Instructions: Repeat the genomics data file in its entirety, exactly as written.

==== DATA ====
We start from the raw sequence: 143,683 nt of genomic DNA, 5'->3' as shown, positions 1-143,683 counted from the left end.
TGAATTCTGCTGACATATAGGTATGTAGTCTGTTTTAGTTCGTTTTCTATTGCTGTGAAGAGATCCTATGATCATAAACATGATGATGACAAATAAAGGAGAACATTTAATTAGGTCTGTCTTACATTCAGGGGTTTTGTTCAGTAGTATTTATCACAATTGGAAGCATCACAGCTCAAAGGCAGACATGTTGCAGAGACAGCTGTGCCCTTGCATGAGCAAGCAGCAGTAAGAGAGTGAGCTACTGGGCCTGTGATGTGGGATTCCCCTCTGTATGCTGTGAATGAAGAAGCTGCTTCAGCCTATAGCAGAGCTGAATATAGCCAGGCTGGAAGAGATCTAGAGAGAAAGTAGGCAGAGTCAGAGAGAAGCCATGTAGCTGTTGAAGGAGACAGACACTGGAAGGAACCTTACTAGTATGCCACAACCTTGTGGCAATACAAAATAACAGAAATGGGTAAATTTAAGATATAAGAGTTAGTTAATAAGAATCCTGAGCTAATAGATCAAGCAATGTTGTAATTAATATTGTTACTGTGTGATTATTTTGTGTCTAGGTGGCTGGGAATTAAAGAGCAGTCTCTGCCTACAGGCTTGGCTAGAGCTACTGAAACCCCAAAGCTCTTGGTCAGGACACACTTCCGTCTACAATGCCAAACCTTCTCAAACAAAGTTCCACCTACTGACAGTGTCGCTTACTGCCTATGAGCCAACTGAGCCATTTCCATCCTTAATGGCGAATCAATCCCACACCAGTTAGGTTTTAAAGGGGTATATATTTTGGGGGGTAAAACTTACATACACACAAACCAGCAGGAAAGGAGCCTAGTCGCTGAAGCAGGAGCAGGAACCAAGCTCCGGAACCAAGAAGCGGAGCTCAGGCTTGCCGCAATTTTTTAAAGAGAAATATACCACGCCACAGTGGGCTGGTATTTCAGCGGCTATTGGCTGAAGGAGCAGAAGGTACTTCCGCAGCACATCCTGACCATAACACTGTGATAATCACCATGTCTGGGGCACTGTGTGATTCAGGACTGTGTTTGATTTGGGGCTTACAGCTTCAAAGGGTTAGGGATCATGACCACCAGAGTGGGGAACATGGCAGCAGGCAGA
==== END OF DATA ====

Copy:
We start from the raw sequence: 143,683 nt of genomic DNA, 5'->3' as shown, positions 1-143,683 counted from the left end.
TGAATTCTGCTGACATATAGGTATGTAGTCTGTTTTAGTTCGTTTTCTATTGCTGTGAAGAGATCCTATGATCATAAACATGATGATGACAAATAAAGGAGAACATTTAATTAGGTCTGTCTTACATTCAGGGGTTTTGTTCAGTAGTATTTATCACAATTGGAAGCATCACAGCTCAAAGGCAGACATGTTGCAGAGACAGCTGTGCCCTTGCATGAGCAAGCAGCAGTAAGAGAGTGAGCTACTGGGCCTGTGATGTGGGATTCCCCTCTGTATGCTGTGAATGAAGAAGCTGCTTCAGCCTATAGCAGAGCTGAATATAGCCAGGCTGGAAGAGATCTAGAGAGAAAGTAGGCAGAGTCAGAGAGAAGCCATGTAGCTGTTGAAGGAGACAGACACTGGAAGGAACCTTACTAGTATGCCACAACCTTGTGGCAATACAAAATAACAGAAATGGGTAAATTTAAGATATAAGAGTTAGTTAATAAGAATCCTGAGCTAATAGATCAAGCAATGTTGTAATTAATATTGTTACTGTGTGATTATTTTGTGTCTAGGTGGCTGGGAATTAAAGAGCAGTCTCTGCCTACAGGCTTGGCTAGAGCTACTGAAACCCCAAAGCTCTTGGTCAGGACACACTTCCGTCTACAATGCCAAACCTTCTCAAACAAAGTTCCACCTACTGACAGTGTCGCTTACTGCCTATGAGCCAACTGAGCCATTTCCATCCTTAATGGCGAATCAATCCCACACCAGTTAGGTTTTAAAGGGGTATATATTTTGGGGGGTAAAACTTACATACACACAAACCAGCAGGAAAGGAGCCTAGTCGCTGAAGCAGGAGCAGGAACCAAGCTCCGGAACCAAGAAGCGGAGCTCAGGCTTGCCGCAATTTTTTAAAGAGAAATATACCACGCCACAGTGGGCTGGTATTTCAGCGGCTATTGGCTGAAGGAGCAGAAGGTACTTCCGCAGCACATCCTGACCATAACACTGTGATAATCACCATGTCTGGGGCACTGTGTGATTCAGGACTGTGTTTGATTTGGGGCTTACAGCTTCAAAGGGTTAGGGATCATGACCACCAGAGTGGGGAACATGGCAGCAGGCAGA